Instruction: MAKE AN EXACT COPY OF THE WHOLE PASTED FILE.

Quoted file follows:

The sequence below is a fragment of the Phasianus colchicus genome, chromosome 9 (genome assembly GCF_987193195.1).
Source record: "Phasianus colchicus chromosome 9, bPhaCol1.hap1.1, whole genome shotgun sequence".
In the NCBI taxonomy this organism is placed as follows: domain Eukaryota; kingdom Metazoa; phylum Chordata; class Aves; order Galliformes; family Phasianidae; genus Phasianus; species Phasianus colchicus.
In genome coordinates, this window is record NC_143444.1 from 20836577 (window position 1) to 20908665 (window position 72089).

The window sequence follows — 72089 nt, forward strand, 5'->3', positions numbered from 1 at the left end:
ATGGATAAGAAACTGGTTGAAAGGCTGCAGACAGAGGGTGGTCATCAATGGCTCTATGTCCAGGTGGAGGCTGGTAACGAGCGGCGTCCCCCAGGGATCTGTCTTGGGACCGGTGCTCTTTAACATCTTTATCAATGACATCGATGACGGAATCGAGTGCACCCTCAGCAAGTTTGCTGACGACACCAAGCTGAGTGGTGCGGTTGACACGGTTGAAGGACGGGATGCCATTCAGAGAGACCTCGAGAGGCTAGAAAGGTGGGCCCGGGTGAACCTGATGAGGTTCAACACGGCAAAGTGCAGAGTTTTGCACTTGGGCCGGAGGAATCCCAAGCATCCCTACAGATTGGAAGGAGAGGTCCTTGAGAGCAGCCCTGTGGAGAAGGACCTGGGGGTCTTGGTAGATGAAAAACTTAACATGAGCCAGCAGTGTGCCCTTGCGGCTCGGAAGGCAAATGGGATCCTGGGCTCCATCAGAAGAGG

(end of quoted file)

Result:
The sequence below is a fragment of the Phasianus colchicus genome, chromosome 9 (genome assembly GCF_987193195.1).
Source record: "Phasianus colchicus chromosome 9, bPhaCol1.hap1.1, whole genome shotgun sequence".
In the NCBI taxonomy this organism is placed as follows: domain Eukaryota; kingdom Metazoa; phylum Chordata; class Aves; order Galliformes; family Phasianidae; genus Phasianus; species Phasianus colchicus.
In genome coordinates, this window is record NC_143444.1 from 20836577 (window position 1) to 20908665 (window position 72089).

The window sequence follows — 72089 nt, forward strand, 5'->3', positions numbered from 1 at the left end:
ATGGATAAGAAACTGGTTGAAAGGCTGCAGACAGAGGGTGGTCATCAATGGCTCTATGTCCAGGTGGAGGCTGGTAACGAGCGGCGTCCCCCAGGGATCTGTCTTGGGACCGGTGCTCTTTAACATCTTTATCAATGACATCGATGACGGAATCGAGTGCACCCTCAGCAAGTTTGCTGACGACACCAAGCTGAGTGGTGCGGTTGACACGGTTGAAGGACGGGATGCCATTCAGAGAGACCTCGAGAGGCTAGAAAGGTGGGCCCGGGTGAACCTGATGAGGTTCAACACGGCAAAGTGCAGAGTTTTGCACTTGGGCCGGAGGAATCCCAAGCATCCCTACAGATTGGAAGGAGAGGTCCTTGAGAGCAGCCCTGTGGAGAAGGACCTGGGGGTCTTGGTAGATGAAAAACTTAACATGAGCCAGCAGTGTGCCCTTGCGGCTCGGAAGGCAAATGGGATCCTGGGCTCCATCAGAAGAGG